Now, I generally use four, in the order 32413241... and have increased the coordination in my middle and pinky fingers. I have found that my playing is cleaner picking this way than it is using either three fingers or four in the 1234 order. I also incorporate my thumb in certain situations.

13. ### *ToNeS*

Jan 12, 2001
Sydney AU
my teacher is adamant that using more than two fingers to play is a 'gimmick', something that i totally disagree with him on. i don't see how this is so - it makes physical sense that one would be able to play faster and with a more even distribution of 'effort' by using 3+ fingers to pluck, right?
at the moment i'm using three in the pattern of 1-2-3-2-1 etc, etc. but i don't understand how you guys can lead off from your ring finger! every time i do that i'll end up 'galloping', and coming out with a whole bunch of mangled triplets and not much else.

14. ### electricdemon3

Jul 28, 2000
The galloping thing happened to me at first when I use 3-2-1 but that only happened when I tried to play faster than I was really able to. I have found that if that starts to happen when you are practicing it means you should slow down a little and take time to build up. Coordination will eventually enable you to play it more smoothly at faster speeds. I choose 3-2-1 because it was the most natural feeling to me. Practicing 16th notes with 3-2-1 pattern seems to help smooth it out as well.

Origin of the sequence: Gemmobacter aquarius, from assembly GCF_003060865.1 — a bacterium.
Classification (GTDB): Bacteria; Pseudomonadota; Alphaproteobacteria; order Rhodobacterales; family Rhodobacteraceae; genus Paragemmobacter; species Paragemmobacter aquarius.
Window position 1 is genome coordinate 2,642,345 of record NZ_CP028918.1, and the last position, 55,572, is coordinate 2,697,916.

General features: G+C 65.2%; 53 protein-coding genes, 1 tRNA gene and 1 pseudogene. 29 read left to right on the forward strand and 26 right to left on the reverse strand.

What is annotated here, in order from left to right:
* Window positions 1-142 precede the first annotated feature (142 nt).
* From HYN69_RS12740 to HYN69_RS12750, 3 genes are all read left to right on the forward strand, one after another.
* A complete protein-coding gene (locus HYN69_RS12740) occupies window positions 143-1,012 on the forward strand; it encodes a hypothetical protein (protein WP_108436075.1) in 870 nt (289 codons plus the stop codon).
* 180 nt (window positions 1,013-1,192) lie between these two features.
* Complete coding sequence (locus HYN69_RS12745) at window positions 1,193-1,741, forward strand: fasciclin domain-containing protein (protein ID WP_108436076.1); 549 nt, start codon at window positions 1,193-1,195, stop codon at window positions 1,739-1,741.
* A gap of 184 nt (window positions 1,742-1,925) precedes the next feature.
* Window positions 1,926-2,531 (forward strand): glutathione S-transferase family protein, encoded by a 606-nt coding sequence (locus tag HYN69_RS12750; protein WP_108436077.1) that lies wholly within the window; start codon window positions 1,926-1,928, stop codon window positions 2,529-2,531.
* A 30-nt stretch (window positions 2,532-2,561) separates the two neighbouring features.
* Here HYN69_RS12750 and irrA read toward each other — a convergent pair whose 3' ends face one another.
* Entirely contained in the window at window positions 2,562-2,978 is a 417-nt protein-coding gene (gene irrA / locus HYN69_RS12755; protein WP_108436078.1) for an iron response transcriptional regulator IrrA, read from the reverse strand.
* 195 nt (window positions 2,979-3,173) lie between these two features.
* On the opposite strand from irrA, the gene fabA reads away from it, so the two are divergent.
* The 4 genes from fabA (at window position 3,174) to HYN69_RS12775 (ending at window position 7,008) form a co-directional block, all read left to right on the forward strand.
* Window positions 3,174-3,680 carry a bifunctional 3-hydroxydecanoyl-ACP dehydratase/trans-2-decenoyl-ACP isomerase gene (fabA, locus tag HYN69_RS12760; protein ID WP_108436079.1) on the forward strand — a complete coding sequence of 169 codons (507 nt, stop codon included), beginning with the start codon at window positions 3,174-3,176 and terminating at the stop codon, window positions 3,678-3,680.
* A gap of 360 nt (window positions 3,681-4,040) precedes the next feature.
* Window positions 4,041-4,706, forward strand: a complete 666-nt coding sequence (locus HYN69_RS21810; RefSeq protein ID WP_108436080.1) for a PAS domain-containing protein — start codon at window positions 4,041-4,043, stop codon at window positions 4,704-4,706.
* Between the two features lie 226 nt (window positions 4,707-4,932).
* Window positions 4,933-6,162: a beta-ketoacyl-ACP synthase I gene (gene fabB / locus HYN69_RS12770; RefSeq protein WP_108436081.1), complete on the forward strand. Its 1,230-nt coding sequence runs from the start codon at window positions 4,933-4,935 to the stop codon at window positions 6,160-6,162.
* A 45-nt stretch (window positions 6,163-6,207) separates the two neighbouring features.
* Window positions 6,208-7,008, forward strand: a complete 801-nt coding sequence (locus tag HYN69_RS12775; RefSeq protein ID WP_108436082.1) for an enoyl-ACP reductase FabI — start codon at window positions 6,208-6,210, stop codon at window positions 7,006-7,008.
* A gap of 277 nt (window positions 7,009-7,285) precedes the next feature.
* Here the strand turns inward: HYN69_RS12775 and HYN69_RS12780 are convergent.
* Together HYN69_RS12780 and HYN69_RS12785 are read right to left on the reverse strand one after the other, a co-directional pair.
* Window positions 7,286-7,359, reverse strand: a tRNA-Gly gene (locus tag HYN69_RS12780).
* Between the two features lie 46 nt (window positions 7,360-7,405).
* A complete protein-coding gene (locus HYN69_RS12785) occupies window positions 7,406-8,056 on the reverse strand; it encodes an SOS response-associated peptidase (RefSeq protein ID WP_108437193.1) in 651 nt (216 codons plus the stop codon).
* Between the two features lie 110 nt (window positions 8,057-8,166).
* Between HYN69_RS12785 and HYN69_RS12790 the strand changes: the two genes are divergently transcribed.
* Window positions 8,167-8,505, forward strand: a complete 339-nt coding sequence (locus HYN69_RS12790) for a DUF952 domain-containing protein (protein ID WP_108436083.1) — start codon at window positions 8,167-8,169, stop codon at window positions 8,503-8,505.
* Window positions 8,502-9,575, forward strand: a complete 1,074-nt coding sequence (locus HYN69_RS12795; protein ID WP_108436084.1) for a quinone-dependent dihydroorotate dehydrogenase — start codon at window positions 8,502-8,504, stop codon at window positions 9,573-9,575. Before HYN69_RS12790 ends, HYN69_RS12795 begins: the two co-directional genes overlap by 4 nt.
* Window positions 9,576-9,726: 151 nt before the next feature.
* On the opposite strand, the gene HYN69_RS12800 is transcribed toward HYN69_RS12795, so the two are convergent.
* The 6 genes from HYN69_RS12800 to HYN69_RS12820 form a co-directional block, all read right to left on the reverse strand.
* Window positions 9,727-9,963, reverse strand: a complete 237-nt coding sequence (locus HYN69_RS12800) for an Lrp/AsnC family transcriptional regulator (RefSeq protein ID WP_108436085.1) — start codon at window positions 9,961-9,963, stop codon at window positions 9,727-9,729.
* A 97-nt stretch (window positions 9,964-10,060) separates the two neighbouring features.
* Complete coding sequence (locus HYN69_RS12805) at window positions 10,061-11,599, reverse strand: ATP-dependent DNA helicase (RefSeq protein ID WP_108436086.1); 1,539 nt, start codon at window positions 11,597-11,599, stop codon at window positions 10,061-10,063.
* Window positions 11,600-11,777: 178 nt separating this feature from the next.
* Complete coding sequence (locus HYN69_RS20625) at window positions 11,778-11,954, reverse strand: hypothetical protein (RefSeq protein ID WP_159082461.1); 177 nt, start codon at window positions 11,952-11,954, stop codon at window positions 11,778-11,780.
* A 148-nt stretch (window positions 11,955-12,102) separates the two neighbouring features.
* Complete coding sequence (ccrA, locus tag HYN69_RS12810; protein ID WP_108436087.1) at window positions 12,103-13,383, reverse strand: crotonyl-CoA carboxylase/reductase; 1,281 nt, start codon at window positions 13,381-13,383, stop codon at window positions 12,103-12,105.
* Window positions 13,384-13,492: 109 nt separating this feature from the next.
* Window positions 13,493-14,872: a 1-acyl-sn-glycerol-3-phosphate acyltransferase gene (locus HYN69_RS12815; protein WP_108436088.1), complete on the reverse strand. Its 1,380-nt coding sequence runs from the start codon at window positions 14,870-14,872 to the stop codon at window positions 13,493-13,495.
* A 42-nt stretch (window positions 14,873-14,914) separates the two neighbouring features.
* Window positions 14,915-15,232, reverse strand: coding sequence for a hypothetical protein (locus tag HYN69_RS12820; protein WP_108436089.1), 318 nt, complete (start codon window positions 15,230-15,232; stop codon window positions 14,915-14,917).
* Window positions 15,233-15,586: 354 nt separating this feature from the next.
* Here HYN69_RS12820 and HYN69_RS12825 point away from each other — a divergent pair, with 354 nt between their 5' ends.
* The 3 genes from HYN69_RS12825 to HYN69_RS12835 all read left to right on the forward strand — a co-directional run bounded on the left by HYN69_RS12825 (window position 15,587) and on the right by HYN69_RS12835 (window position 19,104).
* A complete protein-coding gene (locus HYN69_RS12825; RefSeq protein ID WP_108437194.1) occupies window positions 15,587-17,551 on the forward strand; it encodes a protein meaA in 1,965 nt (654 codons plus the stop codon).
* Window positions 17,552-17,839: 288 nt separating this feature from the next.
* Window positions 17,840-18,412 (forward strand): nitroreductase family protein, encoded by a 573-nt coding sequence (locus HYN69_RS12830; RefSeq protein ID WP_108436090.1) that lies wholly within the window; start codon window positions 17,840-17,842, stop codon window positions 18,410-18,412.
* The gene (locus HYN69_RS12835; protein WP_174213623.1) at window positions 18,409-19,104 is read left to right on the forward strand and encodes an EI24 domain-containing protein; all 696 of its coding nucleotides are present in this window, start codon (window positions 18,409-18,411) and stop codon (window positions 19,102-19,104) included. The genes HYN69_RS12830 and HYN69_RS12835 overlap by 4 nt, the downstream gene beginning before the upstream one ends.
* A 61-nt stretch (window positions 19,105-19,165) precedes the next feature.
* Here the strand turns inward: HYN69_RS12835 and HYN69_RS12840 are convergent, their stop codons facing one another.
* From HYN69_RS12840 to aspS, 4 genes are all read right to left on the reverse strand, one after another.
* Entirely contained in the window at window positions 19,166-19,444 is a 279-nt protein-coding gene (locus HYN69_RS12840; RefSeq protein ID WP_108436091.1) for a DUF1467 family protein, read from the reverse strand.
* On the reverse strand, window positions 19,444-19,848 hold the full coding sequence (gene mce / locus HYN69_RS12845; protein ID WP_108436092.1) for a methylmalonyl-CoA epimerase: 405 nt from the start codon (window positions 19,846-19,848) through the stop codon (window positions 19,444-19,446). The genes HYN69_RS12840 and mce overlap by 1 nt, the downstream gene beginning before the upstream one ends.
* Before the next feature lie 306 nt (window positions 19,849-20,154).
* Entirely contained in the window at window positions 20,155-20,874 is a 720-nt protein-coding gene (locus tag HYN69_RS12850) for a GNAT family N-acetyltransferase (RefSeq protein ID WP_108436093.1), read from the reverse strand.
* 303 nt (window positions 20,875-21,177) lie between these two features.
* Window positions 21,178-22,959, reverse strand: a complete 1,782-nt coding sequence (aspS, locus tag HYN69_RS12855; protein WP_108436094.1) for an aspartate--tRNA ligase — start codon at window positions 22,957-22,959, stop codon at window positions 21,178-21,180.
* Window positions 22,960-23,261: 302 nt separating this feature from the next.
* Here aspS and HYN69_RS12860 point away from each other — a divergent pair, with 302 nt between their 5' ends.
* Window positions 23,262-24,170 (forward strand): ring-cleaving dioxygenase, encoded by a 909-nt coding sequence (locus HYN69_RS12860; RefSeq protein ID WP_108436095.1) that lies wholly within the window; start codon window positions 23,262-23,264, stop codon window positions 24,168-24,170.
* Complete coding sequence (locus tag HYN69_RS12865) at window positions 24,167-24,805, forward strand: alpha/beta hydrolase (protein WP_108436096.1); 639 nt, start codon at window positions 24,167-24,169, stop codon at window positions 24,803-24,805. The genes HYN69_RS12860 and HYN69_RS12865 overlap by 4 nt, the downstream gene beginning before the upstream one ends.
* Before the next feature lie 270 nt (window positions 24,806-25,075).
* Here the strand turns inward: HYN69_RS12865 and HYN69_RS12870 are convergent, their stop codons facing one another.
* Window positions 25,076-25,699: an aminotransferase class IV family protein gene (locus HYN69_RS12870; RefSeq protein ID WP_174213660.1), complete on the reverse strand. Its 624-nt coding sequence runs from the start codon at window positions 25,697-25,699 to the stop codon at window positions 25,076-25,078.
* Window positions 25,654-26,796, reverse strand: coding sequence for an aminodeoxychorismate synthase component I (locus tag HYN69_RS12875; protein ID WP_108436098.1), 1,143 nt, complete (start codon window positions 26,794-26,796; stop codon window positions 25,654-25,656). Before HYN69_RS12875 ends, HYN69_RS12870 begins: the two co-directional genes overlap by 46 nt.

When talking about speed only, I still believe that the pattern 1-2-3-2 is not faster than using two fingers because your second finger still has to play every other note.

I have come up with some more discoveries about my own playing since I have had time to practice more over the last few days. I have been paying attention to why it is exactly that I can play faster with a pick. And this may seem obvious but it is because of economy of motion. When I play fast with a pick, it is hardly moving away from the strings. Up until now, I have been playing finger style with 4 fingers the same way I have always played with 2 fingers. And that was by attacking the string by letting my finger pass through the string and ending up resting on the string above it. My teacher called this way of attacking a string a rest stroke because of this.